BioDrugs

, Volume 15, Issue 7, pp 453–463

Clinical Prescribing of Allergic Rhinitis Medication in the Preschool and Young School-Age Child

What are the Options?
  • Stanley P. Galant
  • Robert Wilkinson
Review Article

DOI: 10.2165/00063030-200115070-00004

Cite this article as:
Galant, S.P. & Wilkinson, R. BioDrugs (2001) 15: 453. doi:10.2165/00063030-200115070-00004

Abstract

Allergic rhinitis (AR) is the most common chronic condition in children and is estimated to affect up to 40% of all children. It is usually diagnosed by the age of 6 years. The major impact in children is due to co-morbidity of sinusitis, otitis media with effusion, and bronchial asthma. AR also has profound effects on school absenteeism, performance and quality of life.

Pharmacotherapy for AR should be based on the severity and duration of signs and symptoms. For mild, intermittent symptoms lasting a few hours to a few days, an oral second-generation antihistamine should be used on an as-needed basis. This is preferable to a less expensive first-generation antihistamine because of the effect of the latter on sedation and cognition. Four second-generation antihis-tamines are currently available for children under 12 years of age: cetirizine, loratadine, fexofenadine and azelastine nasal spray; each has been found to be well tolerated and effective. There are no clearcut advantages to distinguish these antihistamines, although for children under 5 years of age, only cetirizine and loratadine are approved. Other agents include pseudoephedrine, an oral vasoconstrictor, for nasal congestion, and the anticholinergic nasal spray ipratropium bromide for rhinorrhoea. Sodium cromoglycate, a mast cell stabiliser nasal spray, may also be useful in this population.

For patients with more persistent, severe symptoms, intranasal corticosteroids are indicated, although one might consider azelastine nasal spray, which has anti-inflammatory activity in addition to its antihistamine effect. With the exception of fluticasone propionate for children aged 4 years and older, and mometasone furoate for those aged 3 years and older, the other intranasal corticosteroids including beclomethasone dipropionate, triamcinolone, flunisolide and budesonide are approved for children aged 6 years and older. All are effective, so a major consideration would be cost and safety. For short term therapy of 1 to 2 months, the first-generation intranasal corticosteroids (beclomethasone dipropionate, triamcinolone, budesonide and flunisolide) could be used, and mometasone furoate and fluticasone propionate could be considered for longer-term treatment. Although somewhat more costly, these second-generation drugs have lower bio-availability and thus would have a better safety profile.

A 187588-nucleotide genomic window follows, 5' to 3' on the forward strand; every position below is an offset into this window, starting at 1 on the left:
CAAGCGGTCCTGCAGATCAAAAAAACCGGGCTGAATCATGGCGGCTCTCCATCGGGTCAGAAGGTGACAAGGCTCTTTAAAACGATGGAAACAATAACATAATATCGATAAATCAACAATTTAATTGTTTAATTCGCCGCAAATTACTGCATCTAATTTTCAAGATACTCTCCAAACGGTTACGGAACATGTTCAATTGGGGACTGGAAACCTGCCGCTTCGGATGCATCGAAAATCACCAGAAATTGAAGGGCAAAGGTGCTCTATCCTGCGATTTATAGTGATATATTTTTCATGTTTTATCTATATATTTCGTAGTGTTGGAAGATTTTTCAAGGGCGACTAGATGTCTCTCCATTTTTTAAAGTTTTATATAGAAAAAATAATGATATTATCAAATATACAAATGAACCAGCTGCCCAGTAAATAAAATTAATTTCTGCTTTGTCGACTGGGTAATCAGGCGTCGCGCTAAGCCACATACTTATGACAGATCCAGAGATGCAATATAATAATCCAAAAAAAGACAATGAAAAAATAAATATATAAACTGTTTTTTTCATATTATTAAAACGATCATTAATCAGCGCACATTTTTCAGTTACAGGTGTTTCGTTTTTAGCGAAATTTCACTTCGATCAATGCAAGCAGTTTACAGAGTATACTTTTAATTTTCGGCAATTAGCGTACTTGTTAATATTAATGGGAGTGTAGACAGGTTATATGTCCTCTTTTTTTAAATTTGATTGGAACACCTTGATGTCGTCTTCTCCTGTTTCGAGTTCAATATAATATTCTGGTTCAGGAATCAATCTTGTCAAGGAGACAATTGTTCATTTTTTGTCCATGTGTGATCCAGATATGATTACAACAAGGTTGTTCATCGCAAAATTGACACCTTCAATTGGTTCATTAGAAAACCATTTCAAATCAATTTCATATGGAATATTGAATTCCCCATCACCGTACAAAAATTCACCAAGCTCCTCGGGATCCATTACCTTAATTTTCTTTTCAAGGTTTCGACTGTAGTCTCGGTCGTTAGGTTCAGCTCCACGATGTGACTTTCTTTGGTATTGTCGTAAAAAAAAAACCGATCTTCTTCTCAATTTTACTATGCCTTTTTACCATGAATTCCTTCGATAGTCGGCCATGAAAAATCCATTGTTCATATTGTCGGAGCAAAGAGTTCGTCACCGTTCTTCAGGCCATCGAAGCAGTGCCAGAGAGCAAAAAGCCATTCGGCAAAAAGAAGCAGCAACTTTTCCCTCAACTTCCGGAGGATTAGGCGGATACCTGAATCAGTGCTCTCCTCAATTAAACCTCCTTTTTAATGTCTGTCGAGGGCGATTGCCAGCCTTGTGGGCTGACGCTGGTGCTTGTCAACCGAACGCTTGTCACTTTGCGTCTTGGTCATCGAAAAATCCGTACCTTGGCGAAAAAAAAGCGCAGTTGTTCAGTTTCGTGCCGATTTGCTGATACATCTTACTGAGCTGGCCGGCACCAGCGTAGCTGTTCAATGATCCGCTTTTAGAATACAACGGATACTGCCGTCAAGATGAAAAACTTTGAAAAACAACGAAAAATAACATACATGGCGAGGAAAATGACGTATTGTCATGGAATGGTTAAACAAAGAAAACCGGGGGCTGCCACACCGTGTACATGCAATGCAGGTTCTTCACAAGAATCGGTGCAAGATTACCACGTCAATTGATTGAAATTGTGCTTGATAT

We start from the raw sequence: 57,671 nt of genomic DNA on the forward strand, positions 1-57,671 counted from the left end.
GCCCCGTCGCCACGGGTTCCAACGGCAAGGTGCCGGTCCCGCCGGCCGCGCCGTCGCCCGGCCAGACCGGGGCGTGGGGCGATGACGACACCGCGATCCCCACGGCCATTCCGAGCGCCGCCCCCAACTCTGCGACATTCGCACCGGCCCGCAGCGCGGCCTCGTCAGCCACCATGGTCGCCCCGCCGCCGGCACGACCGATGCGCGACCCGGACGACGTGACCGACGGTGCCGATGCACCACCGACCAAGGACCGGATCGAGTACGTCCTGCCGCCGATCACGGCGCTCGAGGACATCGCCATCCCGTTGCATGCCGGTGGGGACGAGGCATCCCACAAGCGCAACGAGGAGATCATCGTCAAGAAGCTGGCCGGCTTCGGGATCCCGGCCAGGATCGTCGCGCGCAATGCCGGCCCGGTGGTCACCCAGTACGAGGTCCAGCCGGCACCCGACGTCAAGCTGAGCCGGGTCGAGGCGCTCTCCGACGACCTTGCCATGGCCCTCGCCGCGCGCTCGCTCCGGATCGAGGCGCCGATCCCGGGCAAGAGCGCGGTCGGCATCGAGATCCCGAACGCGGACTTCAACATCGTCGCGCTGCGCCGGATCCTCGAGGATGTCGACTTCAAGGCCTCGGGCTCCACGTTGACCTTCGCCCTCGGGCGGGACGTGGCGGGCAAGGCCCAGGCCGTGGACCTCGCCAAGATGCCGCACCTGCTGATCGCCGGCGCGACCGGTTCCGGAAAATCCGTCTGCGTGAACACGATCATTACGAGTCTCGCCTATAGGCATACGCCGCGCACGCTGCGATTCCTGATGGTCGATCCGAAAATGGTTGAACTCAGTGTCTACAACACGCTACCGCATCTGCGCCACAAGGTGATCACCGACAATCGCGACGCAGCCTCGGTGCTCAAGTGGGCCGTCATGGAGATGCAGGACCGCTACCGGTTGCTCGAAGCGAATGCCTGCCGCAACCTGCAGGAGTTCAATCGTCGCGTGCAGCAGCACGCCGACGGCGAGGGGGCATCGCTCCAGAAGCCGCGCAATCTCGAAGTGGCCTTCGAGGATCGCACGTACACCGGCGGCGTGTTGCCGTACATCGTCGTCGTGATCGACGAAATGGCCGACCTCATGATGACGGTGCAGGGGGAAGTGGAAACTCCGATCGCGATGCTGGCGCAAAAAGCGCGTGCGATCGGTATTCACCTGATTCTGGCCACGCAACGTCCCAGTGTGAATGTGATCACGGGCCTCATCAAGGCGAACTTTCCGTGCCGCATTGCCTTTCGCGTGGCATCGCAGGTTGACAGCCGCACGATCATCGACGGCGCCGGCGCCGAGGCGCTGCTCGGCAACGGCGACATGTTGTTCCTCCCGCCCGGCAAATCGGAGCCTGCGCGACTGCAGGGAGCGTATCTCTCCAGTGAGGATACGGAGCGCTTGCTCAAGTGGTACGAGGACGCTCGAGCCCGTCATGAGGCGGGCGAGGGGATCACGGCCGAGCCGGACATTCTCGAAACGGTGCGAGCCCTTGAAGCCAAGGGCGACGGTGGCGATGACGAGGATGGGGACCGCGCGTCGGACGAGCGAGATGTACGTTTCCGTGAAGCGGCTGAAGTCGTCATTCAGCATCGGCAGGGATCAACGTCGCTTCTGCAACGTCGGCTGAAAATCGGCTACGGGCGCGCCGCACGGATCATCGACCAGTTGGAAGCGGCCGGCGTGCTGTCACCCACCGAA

In patients not responding to the above programme or who require continuous medication, identification of specific triggers by an allergist can allow for specific avoidance measures and/or immunotherapy to decrease the allergic component and increase the effectiveness of the pharmacological regimen.

Copyright information

© Adis International Limited 2001

Authors and Affiliations

  • Stanley P. Galant
    • 1
  • Robert Wilkinson
    • 2
  1. 1.University of CaliforniaDepartment of Paediatric Allergy/ImmunologyIrvineUSA
  2. 2.St Joseph HospitalDepartment of PharmacyOrangeUSA
  3. 3.OrangeUSA